Thursday, March 15, 2018

March 15: Psalm 58; How the Wicked Are Like Slugs

            Let the wicked become “Like a slug melting away as it moves along … may they not see the sun” (Ps 58:8 NIV). David didn’t show a lot of sympathy for wicked people in this Psalm. However, what he says is true not only of them but those of us who were once counted in their position. Before coming to Christ, we thought righteous people were the bad ones and we judged them, calling them self-righteous. The truth is that we aren’t self-righteous but God-righteous because our righteousness isn’t our own, it is God’s given to us by faith in Jesus (Rom 6:22).
            Back to the wicked and the way we were, we were wicked from birth. We spoke lies all the time because our father, Satan, is the father of lies (John 8:44). But now, we who have faith in Jesus are blameless in God’s sight and have been adopted by God though Jesus Christ (Eph 1:4-5). We previously stopped up our ears so that we wouldn’t hear God’s word and we were blinded to the truth, but by the power of the Holy Spirit the veil was lifted when we turned to the Lord.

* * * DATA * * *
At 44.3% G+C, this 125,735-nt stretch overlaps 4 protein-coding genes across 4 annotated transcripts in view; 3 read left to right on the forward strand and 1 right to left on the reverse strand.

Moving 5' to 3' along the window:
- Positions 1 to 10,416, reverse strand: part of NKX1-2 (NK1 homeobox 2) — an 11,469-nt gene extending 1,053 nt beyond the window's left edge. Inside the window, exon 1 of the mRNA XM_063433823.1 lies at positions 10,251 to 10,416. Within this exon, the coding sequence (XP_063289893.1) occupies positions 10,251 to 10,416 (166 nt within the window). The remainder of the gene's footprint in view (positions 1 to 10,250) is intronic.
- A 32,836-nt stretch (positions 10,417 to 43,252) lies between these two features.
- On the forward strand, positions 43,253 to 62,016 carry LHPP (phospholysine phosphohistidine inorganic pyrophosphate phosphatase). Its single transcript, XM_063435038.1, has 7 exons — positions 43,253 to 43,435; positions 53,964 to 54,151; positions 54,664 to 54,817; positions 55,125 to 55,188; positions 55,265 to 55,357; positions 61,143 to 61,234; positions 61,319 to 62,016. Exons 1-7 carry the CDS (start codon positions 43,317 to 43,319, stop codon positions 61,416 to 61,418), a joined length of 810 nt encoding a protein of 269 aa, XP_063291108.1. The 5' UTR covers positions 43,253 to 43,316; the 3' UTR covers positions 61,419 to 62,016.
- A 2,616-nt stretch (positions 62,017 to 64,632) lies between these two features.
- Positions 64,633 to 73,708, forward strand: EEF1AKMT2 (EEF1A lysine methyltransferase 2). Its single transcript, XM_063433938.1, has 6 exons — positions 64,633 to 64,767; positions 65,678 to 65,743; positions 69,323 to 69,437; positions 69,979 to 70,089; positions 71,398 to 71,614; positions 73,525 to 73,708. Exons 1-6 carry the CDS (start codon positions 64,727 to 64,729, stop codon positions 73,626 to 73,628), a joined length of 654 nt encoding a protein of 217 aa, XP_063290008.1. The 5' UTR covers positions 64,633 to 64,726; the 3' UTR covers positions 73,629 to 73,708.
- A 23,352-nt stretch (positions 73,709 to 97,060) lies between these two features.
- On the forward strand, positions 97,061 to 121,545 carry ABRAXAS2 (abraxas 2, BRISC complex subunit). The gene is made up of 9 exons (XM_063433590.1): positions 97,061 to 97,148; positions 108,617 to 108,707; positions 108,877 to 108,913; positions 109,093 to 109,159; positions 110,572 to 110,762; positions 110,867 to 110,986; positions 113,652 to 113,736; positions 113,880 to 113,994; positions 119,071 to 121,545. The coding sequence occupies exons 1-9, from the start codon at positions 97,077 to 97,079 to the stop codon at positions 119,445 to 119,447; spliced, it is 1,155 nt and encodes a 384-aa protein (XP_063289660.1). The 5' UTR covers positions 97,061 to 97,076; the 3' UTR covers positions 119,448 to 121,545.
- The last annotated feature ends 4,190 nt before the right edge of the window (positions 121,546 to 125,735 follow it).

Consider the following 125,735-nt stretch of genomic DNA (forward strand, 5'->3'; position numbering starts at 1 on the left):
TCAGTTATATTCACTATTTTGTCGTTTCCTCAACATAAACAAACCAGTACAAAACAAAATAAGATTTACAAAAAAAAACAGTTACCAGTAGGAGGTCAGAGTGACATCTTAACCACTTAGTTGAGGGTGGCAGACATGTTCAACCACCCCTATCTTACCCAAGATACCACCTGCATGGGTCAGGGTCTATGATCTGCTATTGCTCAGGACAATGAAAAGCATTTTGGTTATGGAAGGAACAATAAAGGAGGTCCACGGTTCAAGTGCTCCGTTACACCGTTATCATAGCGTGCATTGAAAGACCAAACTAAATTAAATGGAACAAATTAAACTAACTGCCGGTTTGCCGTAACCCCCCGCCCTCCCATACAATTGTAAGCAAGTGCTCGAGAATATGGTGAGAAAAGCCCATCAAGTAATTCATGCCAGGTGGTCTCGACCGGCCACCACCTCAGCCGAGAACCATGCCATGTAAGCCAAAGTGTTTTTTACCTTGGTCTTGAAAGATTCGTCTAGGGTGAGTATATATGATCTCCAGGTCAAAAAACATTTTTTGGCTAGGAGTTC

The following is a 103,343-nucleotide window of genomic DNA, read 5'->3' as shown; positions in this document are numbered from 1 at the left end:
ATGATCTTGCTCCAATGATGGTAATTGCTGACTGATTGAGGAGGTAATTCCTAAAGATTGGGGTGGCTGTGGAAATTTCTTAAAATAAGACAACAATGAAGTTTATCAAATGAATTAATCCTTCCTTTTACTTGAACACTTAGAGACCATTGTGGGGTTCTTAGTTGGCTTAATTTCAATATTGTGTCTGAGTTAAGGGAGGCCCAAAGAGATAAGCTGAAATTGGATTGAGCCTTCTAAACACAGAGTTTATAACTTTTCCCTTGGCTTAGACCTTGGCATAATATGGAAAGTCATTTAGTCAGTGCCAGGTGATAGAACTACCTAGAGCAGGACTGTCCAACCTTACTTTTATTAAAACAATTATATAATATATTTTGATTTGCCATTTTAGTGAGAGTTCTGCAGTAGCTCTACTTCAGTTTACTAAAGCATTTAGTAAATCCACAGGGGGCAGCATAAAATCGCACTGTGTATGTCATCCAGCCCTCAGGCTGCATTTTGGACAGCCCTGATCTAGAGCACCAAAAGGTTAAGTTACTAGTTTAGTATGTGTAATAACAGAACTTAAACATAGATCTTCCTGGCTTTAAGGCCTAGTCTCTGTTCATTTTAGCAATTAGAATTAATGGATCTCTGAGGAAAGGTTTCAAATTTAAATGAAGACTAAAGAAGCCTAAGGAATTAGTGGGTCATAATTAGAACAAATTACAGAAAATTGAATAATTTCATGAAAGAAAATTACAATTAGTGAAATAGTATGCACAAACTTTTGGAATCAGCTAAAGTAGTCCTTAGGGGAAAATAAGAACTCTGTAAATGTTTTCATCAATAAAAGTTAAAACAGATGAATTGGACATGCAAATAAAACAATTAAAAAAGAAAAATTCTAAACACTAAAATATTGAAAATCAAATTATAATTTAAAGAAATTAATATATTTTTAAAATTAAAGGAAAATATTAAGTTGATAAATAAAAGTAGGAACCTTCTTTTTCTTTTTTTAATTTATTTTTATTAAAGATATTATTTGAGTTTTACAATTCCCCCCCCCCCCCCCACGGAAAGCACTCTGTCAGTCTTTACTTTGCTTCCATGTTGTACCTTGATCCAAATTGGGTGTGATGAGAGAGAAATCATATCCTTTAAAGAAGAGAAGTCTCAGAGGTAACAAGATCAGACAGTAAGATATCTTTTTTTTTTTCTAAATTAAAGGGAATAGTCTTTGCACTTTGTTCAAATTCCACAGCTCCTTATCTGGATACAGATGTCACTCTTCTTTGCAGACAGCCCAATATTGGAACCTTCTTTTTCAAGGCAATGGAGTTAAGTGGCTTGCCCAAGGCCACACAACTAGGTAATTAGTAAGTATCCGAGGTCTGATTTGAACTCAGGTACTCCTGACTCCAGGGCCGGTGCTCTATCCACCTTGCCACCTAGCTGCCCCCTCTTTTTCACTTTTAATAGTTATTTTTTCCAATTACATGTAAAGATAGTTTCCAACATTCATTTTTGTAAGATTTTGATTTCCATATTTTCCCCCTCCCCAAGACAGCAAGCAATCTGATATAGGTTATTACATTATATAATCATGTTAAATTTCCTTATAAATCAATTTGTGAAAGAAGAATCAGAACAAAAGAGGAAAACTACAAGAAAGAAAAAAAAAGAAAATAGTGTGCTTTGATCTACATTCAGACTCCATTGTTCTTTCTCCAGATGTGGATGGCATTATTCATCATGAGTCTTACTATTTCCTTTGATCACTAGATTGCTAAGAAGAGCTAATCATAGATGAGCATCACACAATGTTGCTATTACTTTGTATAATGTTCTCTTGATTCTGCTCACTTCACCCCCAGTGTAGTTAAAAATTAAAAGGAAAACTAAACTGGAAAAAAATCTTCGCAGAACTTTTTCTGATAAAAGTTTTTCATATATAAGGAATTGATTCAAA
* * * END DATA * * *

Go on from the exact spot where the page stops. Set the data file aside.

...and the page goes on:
Then David goes ballistic and wants God to wipe out wicked people. Before we judge David too harshly, we need to see that he’s talking about people who are trying to do harm to others. The wicked “aims his arrows” (Ps 58:7). We want those who are taking aim and shooting people in public places, schools, and at work to stop also. We also would like God to stop them. However, we also recognize that saving them would be much better than having God tear out their teeth.
            If we don’t do something to help them, like sharing the gospel, what will happen to them? They will melt away like a slug. Their path in the sun will shimmer for a while but it will dry up and any slug caught in the sun will shrivel and die. That’s a pretty good picture of what will happen to anyone who doesn’t turn to Jesus for the forgiveness of their sins and eternal life.